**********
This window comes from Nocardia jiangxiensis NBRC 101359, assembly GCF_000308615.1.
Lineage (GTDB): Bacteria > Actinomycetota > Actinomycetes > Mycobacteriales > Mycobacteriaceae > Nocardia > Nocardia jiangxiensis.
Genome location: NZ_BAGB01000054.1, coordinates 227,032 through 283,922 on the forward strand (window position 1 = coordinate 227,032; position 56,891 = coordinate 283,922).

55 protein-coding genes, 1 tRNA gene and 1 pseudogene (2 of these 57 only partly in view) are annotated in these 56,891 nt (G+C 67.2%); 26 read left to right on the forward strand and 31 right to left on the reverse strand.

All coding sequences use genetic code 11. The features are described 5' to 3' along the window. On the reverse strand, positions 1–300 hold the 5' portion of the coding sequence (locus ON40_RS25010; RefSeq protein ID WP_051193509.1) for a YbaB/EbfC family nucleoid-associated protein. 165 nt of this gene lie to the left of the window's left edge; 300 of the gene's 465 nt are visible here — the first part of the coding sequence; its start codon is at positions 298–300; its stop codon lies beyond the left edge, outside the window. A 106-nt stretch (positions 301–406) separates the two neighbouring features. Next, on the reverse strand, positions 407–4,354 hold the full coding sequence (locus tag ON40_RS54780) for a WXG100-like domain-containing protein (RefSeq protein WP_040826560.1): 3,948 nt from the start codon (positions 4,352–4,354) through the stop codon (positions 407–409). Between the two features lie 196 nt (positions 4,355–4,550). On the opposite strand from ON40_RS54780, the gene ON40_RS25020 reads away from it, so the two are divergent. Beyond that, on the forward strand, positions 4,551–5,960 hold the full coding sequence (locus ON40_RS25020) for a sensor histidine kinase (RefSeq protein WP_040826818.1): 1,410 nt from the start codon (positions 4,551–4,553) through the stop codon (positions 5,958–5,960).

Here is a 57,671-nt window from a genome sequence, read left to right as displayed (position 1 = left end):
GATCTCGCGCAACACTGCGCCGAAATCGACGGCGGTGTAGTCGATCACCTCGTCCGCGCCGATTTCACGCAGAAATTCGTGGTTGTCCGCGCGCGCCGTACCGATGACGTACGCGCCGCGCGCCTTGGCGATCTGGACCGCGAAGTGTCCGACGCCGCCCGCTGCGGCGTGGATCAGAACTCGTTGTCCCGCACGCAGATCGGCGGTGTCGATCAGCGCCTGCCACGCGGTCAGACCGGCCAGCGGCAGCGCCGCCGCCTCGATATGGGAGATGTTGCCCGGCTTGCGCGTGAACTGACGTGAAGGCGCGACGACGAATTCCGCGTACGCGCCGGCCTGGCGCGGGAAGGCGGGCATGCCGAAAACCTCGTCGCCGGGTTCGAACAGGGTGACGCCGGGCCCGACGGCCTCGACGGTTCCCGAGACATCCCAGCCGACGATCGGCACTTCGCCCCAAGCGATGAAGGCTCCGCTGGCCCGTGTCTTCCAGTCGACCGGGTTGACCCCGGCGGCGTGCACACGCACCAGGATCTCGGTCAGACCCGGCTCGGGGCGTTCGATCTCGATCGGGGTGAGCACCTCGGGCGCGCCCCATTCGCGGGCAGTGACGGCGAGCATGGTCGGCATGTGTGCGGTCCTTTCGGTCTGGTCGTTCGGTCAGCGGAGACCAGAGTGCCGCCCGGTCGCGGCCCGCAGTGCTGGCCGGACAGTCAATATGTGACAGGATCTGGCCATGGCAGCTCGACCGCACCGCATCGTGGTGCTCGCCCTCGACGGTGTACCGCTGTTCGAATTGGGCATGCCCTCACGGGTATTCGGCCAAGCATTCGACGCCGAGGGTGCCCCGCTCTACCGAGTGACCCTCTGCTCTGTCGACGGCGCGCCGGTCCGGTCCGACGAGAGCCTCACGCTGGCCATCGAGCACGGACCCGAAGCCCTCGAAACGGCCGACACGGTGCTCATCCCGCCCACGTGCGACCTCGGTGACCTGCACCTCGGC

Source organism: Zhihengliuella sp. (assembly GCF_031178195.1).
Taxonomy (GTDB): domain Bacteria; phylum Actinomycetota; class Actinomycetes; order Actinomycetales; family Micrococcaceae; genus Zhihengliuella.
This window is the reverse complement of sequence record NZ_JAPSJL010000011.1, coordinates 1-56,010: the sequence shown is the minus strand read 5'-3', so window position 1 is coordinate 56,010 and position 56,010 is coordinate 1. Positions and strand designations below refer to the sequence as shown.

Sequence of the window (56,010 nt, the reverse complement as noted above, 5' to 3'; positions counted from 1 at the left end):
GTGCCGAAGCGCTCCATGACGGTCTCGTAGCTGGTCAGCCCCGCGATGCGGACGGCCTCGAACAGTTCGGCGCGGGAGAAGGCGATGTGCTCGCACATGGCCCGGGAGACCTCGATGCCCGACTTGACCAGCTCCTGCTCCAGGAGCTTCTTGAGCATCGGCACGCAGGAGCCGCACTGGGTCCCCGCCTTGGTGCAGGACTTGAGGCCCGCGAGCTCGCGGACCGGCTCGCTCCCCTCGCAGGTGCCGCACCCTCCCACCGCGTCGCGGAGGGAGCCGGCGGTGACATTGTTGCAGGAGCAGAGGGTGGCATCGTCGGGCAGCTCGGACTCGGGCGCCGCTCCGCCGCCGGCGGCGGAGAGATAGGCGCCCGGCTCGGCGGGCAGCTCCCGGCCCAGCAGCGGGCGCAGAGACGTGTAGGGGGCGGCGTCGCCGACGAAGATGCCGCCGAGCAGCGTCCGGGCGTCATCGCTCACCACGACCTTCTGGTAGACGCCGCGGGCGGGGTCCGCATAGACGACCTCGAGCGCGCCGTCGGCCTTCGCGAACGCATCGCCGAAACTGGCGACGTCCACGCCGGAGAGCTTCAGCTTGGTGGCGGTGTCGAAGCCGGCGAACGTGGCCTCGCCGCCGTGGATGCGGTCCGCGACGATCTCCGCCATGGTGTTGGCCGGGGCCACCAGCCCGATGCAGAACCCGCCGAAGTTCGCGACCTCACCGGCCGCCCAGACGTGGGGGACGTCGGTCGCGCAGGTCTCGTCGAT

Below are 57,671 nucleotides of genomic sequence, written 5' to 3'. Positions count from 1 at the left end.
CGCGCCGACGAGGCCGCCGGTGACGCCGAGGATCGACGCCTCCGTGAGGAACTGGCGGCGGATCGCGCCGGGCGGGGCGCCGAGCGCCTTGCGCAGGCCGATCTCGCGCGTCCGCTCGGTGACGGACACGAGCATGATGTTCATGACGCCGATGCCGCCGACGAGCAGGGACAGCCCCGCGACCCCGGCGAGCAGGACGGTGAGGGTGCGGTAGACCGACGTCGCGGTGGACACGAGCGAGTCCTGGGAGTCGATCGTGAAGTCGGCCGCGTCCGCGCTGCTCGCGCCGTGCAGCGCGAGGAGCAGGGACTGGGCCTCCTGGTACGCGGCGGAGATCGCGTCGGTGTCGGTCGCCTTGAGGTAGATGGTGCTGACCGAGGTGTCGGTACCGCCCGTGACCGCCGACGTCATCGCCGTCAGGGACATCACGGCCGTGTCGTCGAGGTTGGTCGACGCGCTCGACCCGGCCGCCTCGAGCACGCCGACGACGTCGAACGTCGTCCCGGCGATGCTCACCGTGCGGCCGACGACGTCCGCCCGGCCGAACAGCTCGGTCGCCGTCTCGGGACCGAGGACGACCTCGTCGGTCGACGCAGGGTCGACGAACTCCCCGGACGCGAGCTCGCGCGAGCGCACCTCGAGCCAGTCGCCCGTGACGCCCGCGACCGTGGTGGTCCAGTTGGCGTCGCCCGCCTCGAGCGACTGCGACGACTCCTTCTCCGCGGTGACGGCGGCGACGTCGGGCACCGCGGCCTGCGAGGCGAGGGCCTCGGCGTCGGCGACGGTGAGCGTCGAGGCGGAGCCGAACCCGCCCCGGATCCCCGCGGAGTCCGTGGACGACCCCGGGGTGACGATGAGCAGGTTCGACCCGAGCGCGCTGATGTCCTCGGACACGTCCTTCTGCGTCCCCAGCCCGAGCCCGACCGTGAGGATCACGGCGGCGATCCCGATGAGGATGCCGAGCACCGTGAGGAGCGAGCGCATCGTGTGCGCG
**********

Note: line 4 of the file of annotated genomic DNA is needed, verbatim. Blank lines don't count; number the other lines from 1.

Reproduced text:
55 protein-coding genes, 1 tRNA gene and 1 pseudogene (2 of these 57 only partly in view) are annotated in these 56,891 nt (G+C 67.2%); 26 read left to right on the forward strand and 31 right to left on the reverse strand.